Area Reading. Heinemann.
McGregor, T. (2007). Comprehension Connections: Bridges to
Strategic Reading. Heinemann.
Robb, L. (2010). Teaching Reading in Middle School: A Strategic
Approach to Teaching Reading that Improves Comprehension and Reading. Scholastic. Other Student Texts for Inferring Primary/Elementary Grades
Fly Away Home by Eve Bunting
Tight Times by Barbara Shook Hazen and Trina Schart Hyman
Winter Fox by Catherine Stock
Thank You Ma'am by Langston Hughes
The Great Gatsby by F. Scott Fitzgerald
The Ninny by Anton Chekov Busy Teacher's Cafe. (n.d.). Comprehension Strategies. Retrieved October 8, 2012.
http://www.busyteacherscafe.com/literacy/comprehension_strategies.html#inferring Kipsal, A. (2008). Effective teaching of inference skills for reading. National Foundation for
Educational Research. Retrieved from http://www.eric.ed.gov/ERICWebPortal/search/recordDetails.jsp?ERICExtSearch_SearchValue_0=ED501868&searchtype=keyword&ERICExtSearch_SearchType_0=no&_pageLabel=RecordDetails&accno=ED501868&_nfls=false&source=ae Lepola, J., Lynch, J., Laakkonen, E., Silven, M., & Niemi, P. (2012). The role of inference making and
other language skills in the development of narrative listening comprehension in 4-6-year-old children. Reading Research Quarterly, 47. Retrieved from http://www.eric.ed.gov/ERICWebPortal/search/recordDetails.jsp?ERICExtSearch_SearchValue_0=EJ972141&searchtype=keyword&ERICExtSearch_SearchType_0=no&_pageLabel=RecordDetails&accno=EJ972141&_nfls=false&source=ae Magliano, J.P., Millis, K.K., Levinstein, I., & Boonthum, C. (2011). Assessing comprehension during
reading with the reading strategy assessment tool (RSAT). Metacognition and Learning, 6. Retrieved from http://www.eric.ed.gov/ERICWebPortal/search/recordDetails.jsp?ERICExtSearch_SearchValue_0=EJ933559&searchtype=keyword&ERICExtSearch_SearchType_0=no&_pageLabel=RecordDetails&accno=EJ933559&_nfls=false&source=ae Increasing Reading Comprehension Through Comedy, Inference, and Irony is a component of the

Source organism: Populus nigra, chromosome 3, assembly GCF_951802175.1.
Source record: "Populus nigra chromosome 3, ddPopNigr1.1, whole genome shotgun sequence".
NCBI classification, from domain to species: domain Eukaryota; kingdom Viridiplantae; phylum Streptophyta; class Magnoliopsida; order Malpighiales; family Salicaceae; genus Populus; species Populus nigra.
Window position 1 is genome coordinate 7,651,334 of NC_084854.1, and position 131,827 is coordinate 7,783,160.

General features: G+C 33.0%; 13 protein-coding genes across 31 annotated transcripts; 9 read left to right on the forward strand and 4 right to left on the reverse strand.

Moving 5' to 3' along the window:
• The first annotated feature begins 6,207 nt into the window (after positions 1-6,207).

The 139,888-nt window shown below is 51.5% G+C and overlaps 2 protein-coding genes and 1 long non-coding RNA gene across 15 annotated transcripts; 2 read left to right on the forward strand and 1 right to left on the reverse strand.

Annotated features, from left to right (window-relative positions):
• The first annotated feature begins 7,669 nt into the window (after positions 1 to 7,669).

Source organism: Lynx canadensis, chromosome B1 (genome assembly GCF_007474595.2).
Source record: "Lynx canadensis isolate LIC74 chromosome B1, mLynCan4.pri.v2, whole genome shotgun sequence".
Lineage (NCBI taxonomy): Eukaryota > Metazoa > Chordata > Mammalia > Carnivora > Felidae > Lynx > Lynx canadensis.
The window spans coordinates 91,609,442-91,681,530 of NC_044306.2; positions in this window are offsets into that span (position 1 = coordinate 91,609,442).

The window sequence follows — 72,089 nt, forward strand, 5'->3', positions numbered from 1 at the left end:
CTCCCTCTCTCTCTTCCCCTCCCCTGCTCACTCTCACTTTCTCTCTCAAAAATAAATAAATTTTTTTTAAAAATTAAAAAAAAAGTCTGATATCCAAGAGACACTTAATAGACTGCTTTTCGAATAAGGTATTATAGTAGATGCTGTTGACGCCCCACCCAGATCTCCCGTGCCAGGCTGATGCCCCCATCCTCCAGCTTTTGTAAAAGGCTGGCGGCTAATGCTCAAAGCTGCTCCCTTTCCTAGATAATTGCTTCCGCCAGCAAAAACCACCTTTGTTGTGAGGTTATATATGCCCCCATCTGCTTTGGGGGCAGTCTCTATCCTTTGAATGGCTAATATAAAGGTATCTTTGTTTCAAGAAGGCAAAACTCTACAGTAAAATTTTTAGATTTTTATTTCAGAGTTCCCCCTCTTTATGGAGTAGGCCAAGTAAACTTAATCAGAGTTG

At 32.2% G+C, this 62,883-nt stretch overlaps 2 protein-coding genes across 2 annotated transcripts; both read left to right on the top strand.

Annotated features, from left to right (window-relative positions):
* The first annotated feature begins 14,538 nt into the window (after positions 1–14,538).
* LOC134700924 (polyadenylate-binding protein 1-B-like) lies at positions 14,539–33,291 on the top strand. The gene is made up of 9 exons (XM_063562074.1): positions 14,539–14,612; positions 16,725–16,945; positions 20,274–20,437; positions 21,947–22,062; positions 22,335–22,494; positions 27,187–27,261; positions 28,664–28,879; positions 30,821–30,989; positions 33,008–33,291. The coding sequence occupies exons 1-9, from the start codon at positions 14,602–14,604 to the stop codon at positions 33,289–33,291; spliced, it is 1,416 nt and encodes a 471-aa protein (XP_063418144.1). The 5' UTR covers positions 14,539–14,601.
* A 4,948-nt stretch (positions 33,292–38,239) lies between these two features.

Bridging the chasm Literacy Program Gosa, R. (2010). Increasing reading comprehension through comedy, inference, and irony. Retrieved
from http://www.raygosabooks.com/pdf/IncReading.pdf Morrow, L.M., & Gambrell, L.B. (2001). Best practices in literacy instruction. New York, New York:
The Guilford Press. Successful readers demonstrate the ability to effectively decode words and read with fluency. However, and perhaps more importantly, they are able to comprehend the texts that they read. Teachers are faced with the challenge, therefore, to determine which specific instructional practices will foster critical thinking and increase students' comprehension by explicitly teaching them effective reading strategies (Gambrell & Morrow, 2011, p. 251). Inference plays a critical role in comprehension. According to Thomas & Thorne (2012), "To infer is to draw a conclusion — to conclude or surmise from presenting evidence. An inference is the conclusion drawn from a set of facts or circumstances. If a person infers that something has happened, he does not see, hear, feel, smell, or taste the actual event. But from what he knows, it makes sense to think that it has happened." Authors IMPLY, but readers INFER Inference, the reader's interpretation based on background knowledge and experience, should not be confused with implications, which is something that the author makes. Thomas, A. & Thorne, G. (2012). Higher order thinking. Reading Rockets. Retrieved
from http://www.readingrockets.org/article/34651/ Inferring with characterization Using direct quotes from The Great Gatsby, students can make predictions about characters as a before reading activity. “I looked outdoors for a minute and it’s very romantic outdoors. There’s a bird on the lawn that I think must be a nightingale come over on the Cunard or White Star Line. He’s singing away—It’s romantic, isn’t?”